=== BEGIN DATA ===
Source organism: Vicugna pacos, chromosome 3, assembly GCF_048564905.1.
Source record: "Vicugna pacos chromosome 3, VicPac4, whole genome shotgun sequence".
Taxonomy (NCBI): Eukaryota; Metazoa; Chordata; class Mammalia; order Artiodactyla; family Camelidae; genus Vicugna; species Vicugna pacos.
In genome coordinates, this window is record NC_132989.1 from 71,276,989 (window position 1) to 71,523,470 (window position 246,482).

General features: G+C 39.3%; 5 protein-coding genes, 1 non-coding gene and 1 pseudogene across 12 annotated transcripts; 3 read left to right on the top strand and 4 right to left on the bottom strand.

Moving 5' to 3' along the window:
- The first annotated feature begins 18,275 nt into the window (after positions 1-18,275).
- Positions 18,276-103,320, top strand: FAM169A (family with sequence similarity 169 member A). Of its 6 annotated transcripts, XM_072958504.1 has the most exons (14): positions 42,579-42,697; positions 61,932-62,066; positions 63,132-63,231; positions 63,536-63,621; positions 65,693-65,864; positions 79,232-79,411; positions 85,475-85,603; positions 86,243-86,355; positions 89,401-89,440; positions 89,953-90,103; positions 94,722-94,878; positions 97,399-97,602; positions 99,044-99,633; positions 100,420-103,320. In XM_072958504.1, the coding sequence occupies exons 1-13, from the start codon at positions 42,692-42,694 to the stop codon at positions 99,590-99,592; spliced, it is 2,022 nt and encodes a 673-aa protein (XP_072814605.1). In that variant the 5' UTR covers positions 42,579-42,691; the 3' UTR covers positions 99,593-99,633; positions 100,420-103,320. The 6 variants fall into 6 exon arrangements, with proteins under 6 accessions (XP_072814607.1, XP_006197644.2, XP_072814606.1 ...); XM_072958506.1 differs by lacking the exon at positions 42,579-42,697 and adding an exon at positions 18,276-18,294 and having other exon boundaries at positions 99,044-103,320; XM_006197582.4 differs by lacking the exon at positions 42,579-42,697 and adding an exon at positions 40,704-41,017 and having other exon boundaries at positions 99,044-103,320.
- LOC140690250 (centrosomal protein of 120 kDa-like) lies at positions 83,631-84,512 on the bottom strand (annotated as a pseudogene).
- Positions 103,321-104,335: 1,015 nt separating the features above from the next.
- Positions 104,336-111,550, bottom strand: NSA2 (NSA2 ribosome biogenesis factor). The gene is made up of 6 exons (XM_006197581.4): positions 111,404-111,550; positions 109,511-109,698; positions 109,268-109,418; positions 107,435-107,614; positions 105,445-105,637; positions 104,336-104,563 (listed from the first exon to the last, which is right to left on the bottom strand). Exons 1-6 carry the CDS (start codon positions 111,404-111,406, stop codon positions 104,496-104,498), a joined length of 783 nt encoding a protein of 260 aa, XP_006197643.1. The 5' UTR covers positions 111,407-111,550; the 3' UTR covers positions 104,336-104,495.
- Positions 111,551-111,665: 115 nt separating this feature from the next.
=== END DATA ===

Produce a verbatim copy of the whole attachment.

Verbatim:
Source organism: Vicugna pacos, chromosome 3, assembly GCF_048564905.1.
Source record: "Vicugna pacos chromosome 3, VicPac4, whole genome shotgun sequence".
Taxonomy (NCBI): Eukaryota; Metazoa; Chordata; class Mammalia; order Artiodactyla; family Camelidae; genus Vicugna; species Vicugna pacos.
In genome coordinates, this window is record NC_132989.1 from 71,276,989 (window position 1) to 71,523,470 (window position 246,482).

General features: G+C 39.3%; 5 protein-coding genes, 1 non-coding gene and 1 pseudogene across 12 annotated transcripts; 3 read left to right on the top strand and 4 right to left on the bottom strand.

Moving 5' to 3' along the window:
- The first annotated feature begins 18,275 nt into the window (after positions 1-18,275).
- Positions 18,276-103,320, top strand: FAM169A (family with sequence similarity 169 member A). Of its 6 annotated transcripts, XM_072958504.1 has the most exons (14): positions 42,579-42,697; positions 61,932-62,066; positions 63,132-63,231; positions 63,536-63,621; positions 65,693-65,864; positions 79,232-79,411; positions 85,475-85,603; positions 86,243-86,355; positions 89,401-89,440; positions 89,953-90,103; positions 94,722-94,878; positions 97,399-97,602; positions 99,044-99,633; positions 100,420-103,320. In XM_072958504.1, the coding sequence occupies exons 1-13, from the start codon at positions 42,692-42,694 to the stop codon at positions 99,590-99,592; spliced, it is 2,022 nt and encodes a 673-aa protein (XP_072814605.1). In that variant the 5' UTR covers positions 42,579-42,691; the 3' UTR covers positions 99,593-99,633; positions 100,420-103,320. The 6 variants fall into 6 exon arrangements, with proteins under 6 accessions (XP_072814607.1, XP_006197644.2, XP_072814606.1 ...); XM_072958506.1 differs by lacking the exon at positions 42,579-42,697 and adding an exon at positions 18,276-18,294 and having other exon boundaries at positions 99,044-103,320; XM_006197582.4 differs by lacking the exon at positions 42,579-42,697 and adding an exon at positions 40,704-41,017 and having other exon boundaries at positions 99,044-103,320.
- LOC140690250 (centrosomal protein of 120 kDa-like) lies at positions 83,631-84,512 on the bottom strand (annotated as a pseudogene).
- Positions 103,321-104,335: 1,015 nt separating the features above from the next.
- Positions 104,336-111,550, bottom strand: NSA2 (NSA2 ribosome biogenesis factor). The gene is made up of 6 exons (XM_006197581.4): positions 111,404-111,550; positions 109,511-109,698; positions 109,268-109,418; positions 107,435-107,614; positions 105,445-105,637; positions 104,336-104,563 (listed from the first exon to the last, which is right to left on the bottom strand). Exons 1-6 carry the CDS (start codon positions 111,404-111,406, stop codon positions 104,496-104,498), a joined length of 783 nt encoding a protein of 260 aa, XP_006197643.1. The 5' UTR covers positions 111,407-111,550; the 3' UTR covers positions 104,336-104,495.
- Positions 111,551-111,665: 115 nt separating this feature from the next.